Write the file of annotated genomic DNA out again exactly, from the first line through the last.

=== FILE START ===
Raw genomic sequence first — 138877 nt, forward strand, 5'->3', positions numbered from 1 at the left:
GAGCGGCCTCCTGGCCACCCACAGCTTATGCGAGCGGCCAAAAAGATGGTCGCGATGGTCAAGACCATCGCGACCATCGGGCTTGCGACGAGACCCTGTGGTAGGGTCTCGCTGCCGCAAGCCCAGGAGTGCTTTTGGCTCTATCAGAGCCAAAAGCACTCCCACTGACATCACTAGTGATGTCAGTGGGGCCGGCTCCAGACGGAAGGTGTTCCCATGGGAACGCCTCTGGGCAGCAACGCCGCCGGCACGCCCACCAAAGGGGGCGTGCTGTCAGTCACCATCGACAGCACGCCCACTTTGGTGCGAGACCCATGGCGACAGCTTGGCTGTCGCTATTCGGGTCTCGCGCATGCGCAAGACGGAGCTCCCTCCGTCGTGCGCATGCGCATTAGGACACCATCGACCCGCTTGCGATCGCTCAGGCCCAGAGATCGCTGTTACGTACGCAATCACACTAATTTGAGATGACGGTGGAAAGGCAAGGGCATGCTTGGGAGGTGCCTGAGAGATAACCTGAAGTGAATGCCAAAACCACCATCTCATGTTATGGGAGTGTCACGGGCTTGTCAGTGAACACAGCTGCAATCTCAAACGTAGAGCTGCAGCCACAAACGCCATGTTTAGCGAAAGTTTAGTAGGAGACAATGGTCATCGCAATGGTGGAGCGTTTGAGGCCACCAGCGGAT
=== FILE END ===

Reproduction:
Raw genomic sequence first — 138877 nt, forward strand, 5'->3', positions numbered from 1 at the left:
GAGCGGCCTCCTGGCCACCCACAGCTTATGCGAGCGGCCAAAAAGATGGTCGCGATGGTCAAGACCATCGCGACCATCGGGCTTGCGACGAGACCCTGTGGTAGGGTCTCGCTGCCGCAAGCCCAGGAGTGCTTTTGGCTCTATCAGAGCCAAAAGCACTCCCACTGACATCACTAGTGATGTCAGTGGGGCCGGCTCCAGACGGAAGGTGTTCCCATGGGAACGCCTCTGGGCAGCAACGCCGCCGGCACGCCCACCAAAGGGGGCGTGCTGTCAGTCACCATCGACAGCACGCCCACTTTGGTGCGAGACCCATGGCGACAGCTTGGCTGTCGCTATTCGGGTCTCGCGCATGCGCAAGACGGAGCTCCCTCCGTCGTGCGCATGCGCATTAGGACACCATCGACCCGCTTGCGATCGCTCAGGCCCAGAGATCGCTGTTACGTACGCAATCACACTAATTTGAGATGACGGTGGAAAGGCAAGGGCATGCTTGGGAGGTGCCTGAGAGATAACCTGAAGTGAATGCCAAAACCACCATCTCATGTTATGGGAGTGTCACGGGCTTGTCAGTGAACACAGCTGCAATCTCAAACGTAGAGCTGCAGCCACAAACGCCATGTTTAGCGAAAGTTTAGTAGGAGACAATGGTCATCGCAATGGTGGAGCGTTTGAGGCCACCAGCGGAT